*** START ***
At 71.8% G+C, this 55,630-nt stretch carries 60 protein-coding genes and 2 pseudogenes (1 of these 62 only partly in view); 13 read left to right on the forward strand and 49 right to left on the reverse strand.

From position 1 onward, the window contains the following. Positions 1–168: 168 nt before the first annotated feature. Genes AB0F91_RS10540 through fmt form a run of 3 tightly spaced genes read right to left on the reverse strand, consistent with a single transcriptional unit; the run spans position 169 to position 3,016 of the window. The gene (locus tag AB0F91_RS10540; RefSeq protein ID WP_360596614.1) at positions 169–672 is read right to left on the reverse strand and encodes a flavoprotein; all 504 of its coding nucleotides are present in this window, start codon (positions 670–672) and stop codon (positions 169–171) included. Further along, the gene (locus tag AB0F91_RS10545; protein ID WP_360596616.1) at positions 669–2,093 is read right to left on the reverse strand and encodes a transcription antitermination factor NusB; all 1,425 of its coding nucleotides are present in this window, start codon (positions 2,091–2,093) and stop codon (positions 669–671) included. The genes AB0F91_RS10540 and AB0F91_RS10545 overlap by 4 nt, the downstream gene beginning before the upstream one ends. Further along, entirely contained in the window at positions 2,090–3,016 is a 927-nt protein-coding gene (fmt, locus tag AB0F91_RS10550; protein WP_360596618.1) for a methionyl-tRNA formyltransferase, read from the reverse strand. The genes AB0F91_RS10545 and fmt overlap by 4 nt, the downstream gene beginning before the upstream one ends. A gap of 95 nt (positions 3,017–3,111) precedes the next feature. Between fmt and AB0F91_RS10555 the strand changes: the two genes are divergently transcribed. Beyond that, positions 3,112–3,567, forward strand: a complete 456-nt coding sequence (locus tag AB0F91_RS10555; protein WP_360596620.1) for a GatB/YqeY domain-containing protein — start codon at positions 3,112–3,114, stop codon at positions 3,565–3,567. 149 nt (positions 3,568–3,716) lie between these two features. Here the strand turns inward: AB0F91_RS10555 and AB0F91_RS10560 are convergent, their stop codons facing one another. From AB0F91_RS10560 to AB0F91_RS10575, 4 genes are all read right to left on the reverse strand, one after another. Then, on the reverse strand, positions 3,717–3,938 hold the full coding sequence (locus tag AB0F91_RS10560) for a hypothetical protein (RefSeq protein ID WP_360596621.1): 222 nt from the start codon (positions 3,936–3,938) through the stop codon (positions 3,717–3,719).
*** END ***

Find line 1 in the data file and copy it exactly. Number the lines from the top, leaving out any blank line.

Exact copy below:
At 71.8% G+C, this 55,630-nt stretch carries 60 protein-coding genes and 2 pseudogenes (1 of these 62 only partly in view); 13 read left to right on the forward strand and 49 right to left on the reverse strand.